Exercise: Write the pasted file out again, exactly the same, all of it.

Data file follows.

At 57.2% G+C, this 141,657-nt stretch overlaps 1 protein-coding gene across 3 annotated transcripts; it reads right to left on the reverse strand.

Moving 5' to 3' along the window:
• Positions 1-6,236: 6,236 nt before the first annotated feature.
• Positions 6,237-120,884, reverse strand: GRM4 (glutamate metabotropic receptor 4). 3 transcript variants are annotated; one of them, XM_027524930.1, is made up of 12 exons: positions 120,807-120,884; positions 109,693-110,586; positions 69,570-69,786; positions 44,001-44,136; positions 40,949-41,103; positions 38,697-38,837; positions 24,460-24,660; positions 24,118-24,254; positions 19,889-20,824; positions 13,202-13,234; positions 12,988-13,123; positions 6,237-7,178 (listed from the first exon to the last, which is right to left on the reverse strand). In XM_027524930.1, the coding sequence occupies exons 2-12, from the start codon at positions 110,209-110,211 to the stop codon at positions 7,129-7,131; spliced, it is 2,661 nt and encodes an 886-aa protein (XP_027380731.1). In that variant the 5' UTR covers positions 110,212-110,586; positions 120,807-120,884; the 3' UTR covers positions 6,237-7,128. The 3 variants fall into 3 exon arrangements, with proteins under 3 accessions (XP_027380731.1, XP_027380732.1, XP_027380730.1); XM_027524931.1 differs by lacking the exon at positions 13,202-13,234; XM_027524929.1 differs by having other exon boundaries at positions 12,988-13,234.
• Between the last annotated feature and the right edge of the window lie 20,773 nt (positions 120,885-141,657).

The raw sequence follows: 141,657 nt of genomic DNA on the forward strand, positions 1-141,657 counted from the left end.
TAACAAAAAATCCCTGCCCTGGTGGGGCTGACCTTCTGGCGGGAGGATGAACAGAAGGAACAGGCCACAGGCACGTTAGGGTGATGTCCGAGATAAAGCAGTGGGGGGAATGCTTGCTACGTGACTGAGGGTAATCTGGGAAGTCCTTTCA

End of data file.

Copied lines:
At 57.2% G+C, this 141,657-nt stretch overlaps 1 protein-coding gene across 3 annotated transcripts; it reads right to left on the reverse strand.

Moving 5' to 3' along the window:
• Positions 1-6,236: 6,236 nt before the first annotated feature.
• Positions 6,237-120,884, reverse strand: GRM4 (glutamate metabotropic receptor 4). 3 transcript variants are annotated; one of them, XM_027524930.1, is made up of 12 exons: positions 120,807-120,884; positions 109,693-110,586; positions 69,570-69,786; positions 44,001-44,136; positions 40,949-41,103; positions 38,697-38,837; positions 24,460-24,660; positions 24,118-24,254; positions 19,889-20,824; positions 13,202-13,234; positions 12,988-13,123; positions 6,237-7,178 (listed from the first exon to the last, which is right to left on the reverse strand). In XM_027524930.1, the coding sequence occupies exons 2-12, from the start codon at positions 110,209-110,211 to the stop codon at positions 7,129-7,131; spliced, it is 2,661 nt and encodes an 886-aa protein (XP_027380731.1). In that variant the 5' UTR covers positions 110,212-110,586; positions 120,807-120,884; the 3' UTR covers positions 6,237-7,128. The 3 variants fall into 3 exon arrangements, with proteins under 3 accessions (XP_027380731.1, XP_027380732.1, XP_027380730.1); XM_027524931.1 differs by lacking the exon at positions 13,202-13,234; XM_027524929.1 differs by having other exon boundaries at positions 12,988-13,234.
• Between the last annotated feature and the right edge of the window lie 20,773 nt (positions 120,885-141,657).

The raw sequence follows: 141,657 nt of genomic DNA on the forward strand, positions 1-141,657 counted from the left end.
TAACAAAAAATCCCTGCCCTGGTGGGGCTGACCTTCTGGCGGGAGGATGAACAGAAGGAACAGGCCACAGGCACGTTAGGGTGATGTCCGAGATAAAGCAGTGGGGGGAATGCTTGCTACGTGACTGAGGGTAATCTGGGAAGTCCTTTCA